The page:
Gold demand rises in China on Yuan-to-dollar gain

Suresh P. Iyengar Mumbai | Updated on March 12, 2018 Published on November 21, 2011

Gold demand in China (including Greater China) rose 16 per cent to 392 tonnes (337 tonnes) in the third quarter of 2011, gaining primarily from the restricted Yuan trade against the dollar.

Chinese Yuan touched a 17-year high of 6.3354 per dollar on November 14. Buying the dollar-denominated yellow metal becomes cheaper as China, unlike India, fixes reference rate for dollar on a daily basis and allows it to be traded 0.5 per cent on either side of reference rate.

The currency gained 4 per cent this year and is rated the best performer among Asia's top 10 most-traded currencies, excluding the yen, said an analyst.

Chinese Premier, Mr Wen Jiabao, was recently on record assuring measures to allow Yuan flexibility in an active, gradual and controllable manner. On the contrary, the sharp depreciation of rupee against dollar has made gold imports costlier in India. This was reflected in the 23 per cent fall in India's gold demand to 203 tonnes (264 tonnes).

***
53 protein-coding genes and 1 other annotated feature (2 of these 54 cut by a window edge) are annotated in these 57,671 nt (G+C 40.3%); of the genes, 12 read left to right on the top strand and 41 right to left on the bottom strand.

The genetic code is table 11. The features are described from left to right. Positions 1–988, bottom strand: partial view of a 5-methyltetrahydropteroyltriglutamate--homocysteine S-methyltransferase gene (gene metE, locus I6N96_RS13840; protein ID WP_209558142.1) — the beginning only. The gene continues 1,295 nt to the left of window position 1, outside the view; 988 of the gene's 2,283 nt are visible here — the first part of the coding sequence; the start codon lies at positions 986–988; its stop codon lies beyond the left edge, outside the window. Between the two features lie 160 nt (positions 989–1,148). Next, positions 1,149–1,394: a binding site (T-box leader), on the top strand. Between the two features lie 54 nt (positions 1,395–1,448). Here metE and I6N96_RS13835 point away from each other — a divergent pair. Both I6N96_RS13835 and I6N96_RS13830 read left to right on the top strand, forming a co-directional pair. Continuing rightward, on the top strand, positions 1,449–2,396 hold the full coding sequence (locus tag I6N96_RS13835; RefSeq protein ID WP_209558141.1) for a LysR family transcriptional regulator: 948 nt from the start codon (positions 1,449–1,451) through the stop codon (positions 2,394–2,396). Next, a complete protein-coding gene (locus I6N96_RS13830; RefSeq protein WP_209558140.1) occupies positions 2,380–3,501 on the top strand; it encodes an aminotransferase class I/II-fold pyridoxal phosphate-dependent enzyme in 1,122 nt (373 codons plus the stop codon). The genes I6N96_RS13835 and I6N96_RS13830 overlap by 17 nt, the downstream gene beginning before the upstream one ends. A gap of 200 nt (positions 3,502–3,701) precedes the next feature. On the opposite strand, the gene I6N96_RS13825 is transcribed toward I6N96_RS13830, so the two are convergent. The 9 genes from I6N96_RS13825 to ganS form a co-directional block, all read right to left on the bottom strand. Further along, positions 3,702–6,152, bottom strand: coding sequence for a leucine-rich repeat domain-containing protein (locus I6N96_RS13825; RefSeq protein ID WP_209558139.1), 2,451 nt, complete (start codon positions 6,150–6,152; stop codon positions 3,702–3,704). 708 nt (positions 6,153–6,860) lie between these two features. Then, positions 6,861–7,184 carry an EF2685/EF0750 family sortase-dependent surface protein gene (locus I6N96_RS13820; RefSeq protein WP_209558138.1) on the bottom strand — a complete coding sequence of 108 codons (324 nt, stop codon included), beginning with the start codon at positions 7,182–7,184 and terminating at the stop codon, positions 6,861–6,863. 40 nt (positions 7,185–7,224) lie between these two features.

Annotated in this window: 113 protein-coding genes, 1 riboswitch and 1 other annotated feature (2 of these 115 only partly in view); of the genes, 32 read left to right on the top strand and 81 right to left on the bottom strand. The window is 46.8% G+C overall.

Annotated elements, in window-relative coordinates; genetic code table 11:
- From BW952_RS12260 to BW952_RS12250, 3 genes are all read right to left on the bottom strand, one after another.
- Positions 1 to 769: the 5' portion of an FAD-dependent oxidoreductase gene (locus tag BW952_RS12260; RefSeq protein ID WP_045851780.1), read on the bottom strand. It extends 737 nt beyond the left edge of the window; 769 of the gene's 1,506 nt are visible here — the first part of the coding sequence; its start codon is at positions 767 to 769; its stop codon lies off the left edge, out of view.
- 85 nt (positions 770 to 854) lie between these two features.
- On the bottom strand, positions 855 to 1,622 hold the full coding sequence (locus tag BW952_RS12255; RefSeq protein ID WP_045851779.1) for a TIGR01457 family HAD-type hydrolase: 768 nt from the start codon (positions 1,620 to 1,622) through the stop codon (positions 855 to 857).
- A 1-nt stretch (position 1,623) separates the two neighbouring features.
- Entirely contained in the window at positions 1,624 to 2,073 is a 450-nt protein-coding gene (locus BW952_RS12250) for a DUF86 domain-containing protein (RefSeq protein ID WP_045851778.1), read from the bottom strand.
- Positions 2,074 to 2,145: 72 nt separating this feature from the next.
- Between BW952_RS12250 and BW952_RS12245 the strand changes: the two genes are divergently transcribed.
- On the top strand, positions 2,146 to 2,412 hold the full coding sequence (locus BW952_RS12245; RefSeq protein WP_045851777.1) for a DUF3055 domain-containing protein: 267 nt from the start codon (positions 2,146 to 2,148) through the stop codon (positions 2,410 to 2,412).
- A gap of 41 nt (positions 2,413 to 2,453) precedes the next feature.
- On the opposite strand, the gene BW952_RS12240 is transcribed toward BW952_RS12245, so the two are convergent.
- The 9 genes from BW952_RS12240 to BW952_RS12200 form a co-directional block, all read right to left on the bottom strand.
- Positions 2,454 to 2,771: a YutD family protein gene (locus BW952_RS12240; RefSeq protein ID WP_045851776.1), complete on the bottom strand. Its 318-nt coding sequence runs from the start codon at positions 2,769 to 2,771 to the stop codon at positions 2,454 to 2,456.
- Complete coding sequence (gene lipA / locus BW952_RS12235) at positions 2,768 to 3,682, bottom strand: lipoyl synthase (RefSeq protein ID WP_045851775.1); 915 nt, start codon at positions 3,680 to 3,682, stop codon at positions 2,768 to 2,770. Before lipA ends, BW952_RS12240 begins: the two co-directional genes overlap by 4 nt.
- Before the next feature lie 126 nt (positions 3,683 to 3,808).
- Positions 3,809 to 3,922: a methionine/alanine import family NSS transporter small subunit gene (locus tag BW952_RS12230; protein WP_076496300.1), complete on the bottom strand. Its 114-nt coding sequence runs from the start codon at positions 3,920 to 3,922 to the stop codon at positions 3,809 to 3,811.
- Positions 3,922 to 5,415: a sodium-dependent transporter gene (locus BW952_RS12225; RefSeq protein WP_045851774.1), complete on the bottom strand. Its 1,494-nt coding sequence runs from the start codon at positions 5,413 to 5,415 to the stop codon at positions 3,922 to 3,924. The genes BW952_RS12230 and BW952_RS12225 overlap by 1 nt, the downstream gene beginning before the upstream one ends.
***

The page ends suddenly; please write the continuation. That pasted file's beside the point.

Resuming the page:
Interestingly, China's gold coin demand rose 24 per cent to 122 tonnes (98 tonnes), while that of India fell 18 per cent to 78 tonnes (95 tonnes). Jewellery demand in India dropped 26 per cent to 125 tonnes (168 tonnes), even as it jumped 13 per cent to 269 tonnes (337 tonnes) in China.

On Monday, the rupee touched 52 to a dollar for the first time in two-and-a-half years as domestic equity weakened and oil importers bought dollars. The contrast movement in demand has helped China reinforce its leadership position and widen the gap with India.

Pure gold price in China touched 430 Yuan per gram on Monday as investors rushed to buy the precious metal to hedge against rising inflation. China's Consumer Price Index shot up to 5.5 per cent year-on-year in October, indicating that the world's second largest economy is suffering the fastest growing price in almost three years, the analyst added.

In India, gold prices were traded at Rs 2,890 a gram on Monday. Globally prices fell last week as the dollar strengthened most currencies on mounting fears of the Euro-zone debt crisis worsening. The US economic data was better than expected with manufacturing activities continuing to expand in November.

Retail sales exceeded expectations in October, easing some concerns over the growth outlook in US, said Mr Mitesh Rasaikar, CEO, Maya Iron Ores, which tracks gold price movements.

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Published on November 21, 2011
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